Where is My Home’s Moisture Damage Coming From?

Where is My Home’s Moisture Damage Coming From?

Picture of moisture damage.

We all understand the destruction floods and severe storms can create, but a water-damaged home isn’t always caused by storm damage. In fact, sometimes the source of the water damage isn’t clear to the naked eye. Small cracks, holes, and other flaws in your home’s exterior can let small amounts of water into places it shouldn’t be. While your home has probably been structurally designed to handle all sorts of moisture on the outside, when water makes its way to the interior, it can cause:

  • Ugly staining. Do you have mysterious ceiling stains? This is a clear sign of water damage. A leaky roof could be to blame, or it could be a different exterior problem entirely.
  • Mold growth. Moisture provides an ideal environment for mold and mildew to grow. Though mold-killing products are handy for spot-cleaning, you should have your home inspected if you see even a small sign of mold. Hire an experienced contractor to look for water damage and determine whether your house is properly ventilated to ensure moisture levels stay down.
  • Structural deterioration. Does your roof appear saggy? Is your hardwood floor warping? Water that’s found its way into places it shouldn’t has a way of drastically changing the appearance of anything it touches. If something seems warped, soft, or squishy, chances are something is wrong with the way your home manages moisture.

Because water damage can come from so many places and affect so many parts of your home, it can be difficult to find the source. Two frequent causes of moisture damage – an improperly ventilated attic and a leaky roof – are easily missed by the average homeowner. Read on to learn more about leaky roofs and stuffy attics, and discover if either could be responsible for the moisture damage in your home.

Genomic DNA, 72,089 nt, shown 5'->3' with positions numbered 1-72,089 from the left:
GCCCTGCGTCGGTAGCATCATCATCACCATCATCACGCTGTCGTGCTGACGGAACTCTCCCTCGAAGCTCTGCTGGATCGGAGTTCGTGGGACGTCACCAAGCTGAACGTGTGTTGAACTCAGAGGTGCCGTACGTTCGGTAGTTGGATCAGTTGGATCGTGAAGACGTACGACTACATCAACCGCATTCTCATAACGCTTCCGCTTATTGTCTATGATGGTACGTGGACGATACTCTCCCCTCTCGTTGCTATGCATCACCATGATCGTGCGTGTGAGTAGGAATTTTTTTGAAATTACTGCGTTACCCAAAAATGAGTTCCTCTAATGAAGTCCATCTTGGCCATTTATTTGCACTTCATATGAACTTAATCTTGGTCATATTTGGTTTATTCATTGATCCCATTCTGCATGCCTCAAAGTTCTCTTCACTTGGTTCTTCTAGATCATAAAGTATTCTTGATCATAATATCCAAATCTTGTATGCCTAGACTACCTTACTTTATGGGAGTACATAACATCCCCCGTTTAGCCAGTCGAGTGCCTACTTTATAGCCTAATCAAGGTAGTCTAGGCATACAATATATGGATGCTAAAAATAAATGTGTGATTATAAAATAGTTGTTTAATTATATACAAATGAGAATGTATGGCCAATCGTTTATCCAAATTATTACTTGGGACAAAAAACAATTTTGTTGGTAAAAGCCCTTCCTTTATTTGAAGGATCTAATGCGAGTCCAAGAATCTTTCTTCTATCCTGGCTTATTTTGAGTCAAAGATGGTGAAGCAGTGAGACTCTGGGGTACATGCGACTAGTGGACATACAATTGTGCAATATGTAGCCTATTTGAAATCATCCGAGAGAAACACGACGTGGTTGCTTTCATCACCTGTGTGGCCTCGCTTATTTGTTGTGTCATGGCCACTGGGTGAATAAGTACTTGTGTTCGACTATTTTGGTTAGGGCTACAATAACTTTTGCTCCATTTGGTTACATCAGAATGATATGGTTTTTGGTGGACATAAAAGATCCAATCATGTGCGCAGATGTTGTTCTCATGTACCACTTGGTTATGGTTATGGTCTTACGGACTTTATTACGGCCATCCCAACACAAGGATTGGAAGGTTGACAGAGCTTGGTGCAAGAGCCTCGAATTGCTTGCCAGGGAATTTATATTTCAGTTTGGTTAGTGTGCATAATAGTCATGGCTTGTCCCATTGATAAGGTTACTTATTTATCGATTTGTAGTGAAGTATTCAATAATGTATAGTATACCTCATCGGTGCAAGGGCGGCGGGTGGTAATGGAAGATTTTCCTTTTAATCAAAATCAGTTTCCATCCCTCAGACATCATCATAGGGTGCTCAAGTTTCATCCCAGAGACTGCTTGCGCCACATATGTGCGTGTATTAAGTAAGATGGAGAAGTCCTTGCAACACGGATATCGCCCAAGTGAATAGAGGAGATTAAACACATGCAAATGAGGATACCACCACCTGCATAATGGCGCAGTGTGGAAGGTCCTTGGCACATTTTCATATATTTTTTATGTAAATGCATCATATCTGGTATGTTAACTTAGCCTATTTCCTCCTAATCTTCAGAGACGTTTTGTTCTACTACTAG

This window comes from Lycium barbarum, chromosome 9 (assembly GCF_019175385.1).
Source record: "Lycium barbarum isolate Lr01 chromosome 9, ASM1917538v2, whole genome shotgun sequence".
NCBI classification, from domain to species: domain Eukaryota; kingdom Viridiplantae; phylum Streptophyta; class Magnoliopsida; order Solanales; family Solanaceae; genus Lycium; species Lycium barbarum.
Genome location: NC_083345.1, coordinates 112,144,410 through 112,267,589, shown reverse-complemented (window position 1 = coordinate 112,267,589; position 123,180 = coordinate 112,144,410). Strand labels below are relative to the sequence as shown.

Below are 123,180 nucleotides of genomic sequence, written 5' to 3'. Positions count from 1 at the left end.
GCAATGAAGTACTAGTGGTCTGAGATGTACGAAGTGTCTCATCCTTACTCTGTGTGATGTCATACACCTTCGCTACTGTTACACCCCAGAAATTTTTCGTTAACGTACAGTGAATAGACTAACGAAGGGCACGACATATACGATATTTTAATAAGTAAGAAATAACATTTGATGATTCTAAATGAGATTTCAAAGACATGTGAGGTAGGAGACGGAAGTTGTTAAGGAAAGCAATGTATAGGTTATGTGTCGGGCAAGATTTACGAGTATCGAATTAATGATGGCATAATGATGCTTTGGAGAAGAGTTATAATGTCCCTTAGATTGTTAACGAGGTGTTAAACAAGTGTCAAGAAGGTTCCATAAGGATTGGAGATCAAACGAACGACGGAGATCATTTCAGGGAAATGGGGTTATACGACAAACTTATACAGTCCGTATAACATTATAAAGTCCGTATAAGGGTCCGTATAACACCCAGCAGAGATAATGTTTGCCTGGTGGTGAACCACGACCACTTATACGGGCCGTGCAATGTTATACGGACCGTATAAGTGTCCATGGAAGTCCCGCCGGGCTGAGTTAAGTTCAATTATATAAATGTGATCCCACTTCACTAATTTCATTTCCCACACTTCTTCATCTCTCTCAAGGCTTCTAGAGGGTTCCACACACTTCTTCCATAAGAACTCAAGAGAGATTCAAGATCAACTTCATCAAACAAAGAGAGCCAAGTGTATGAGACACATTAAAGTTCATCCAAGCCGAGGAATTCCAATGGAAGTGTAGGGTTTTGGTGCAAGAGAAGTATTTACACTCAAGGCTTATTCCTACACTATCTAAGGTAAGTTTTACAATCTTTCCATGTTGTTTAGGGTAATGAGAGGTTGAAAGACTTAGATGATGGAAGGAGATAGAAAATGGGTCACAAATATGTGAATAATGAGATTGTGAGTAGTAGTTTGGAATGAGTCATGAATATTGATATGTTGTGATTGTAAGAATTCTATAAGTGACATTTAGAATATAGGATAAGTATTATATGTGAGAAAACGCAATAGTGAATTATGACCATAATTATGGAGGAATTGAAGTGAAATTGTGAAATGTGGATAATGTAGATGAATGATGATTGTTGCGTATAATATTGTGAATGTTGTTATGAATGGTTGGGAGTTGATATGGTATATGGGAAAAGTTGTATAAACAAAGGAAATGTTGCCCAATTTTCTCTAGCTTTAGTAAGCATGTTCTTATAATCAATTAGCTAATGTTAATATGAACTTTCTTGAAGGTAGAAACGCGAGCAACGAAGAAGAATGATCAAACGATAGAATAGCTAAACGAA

Leaky Roofs & Stuffy Attics: Two Common Causes of Moisture Damage

A leaky roof is just as it sounds – something has damaged your roofing, resulting in an entrance point for water and the consequential need for roof repair. A poorly ventilated attic, on the other hand, is a bit more of a nuanced problem.

Many attics are made with vents, which allow outside air to enter and the inside air to leave. When these vents are obstructed, or the attic is otherwise improperly ventilated, the lack of airflow can allow ice to form there during the winter months, which in turn melts and causes moisture damage to your home in the spring.

While both problems can cause water damage to your home, they each come with a unique set of symptoms.

  • If the moisture damage shows up near extreme temperature, but not when it rains, you probably have attic issues. Your roof acts as your home’s front line of defense from the elements. If you notice issues coming up during times of extreme precipitation, chances are it’s this front line to blame. However, if your moisture damage shows up near the spring thaw, for example, it’s unlikely (but possible) that your roof is the culprit. In these situations, it might pay to look into your attic’s ventilation before your roof.
  • A dark attic could be an improperly ventilated attic. We’re not saying it should be as bright as daylight! However, if you are unable to see light coming in from the lowest edges of the roof, you could have insulation crammed down there which prevents your attic from breathing.
  • If your asphalt roof has shingles missing, look into it. Roofs wear their hearts on their sleeves. Aesthetic concerns related to wear-and-tear are a good sign your roof isn’t doing its job as it should be, and could be contributing to your home’s moisture damage.

Water damage to any part of your home should never be ignored. It’s important to keep your siding, windows, roofing, and other exteriors well-maintained to protect the structural integrity of your home. If you’re concerned about water damage, Tony’s Lifetime Exteriors is here to help! Give our Sauk Rapids office a call now at 320-252-9086

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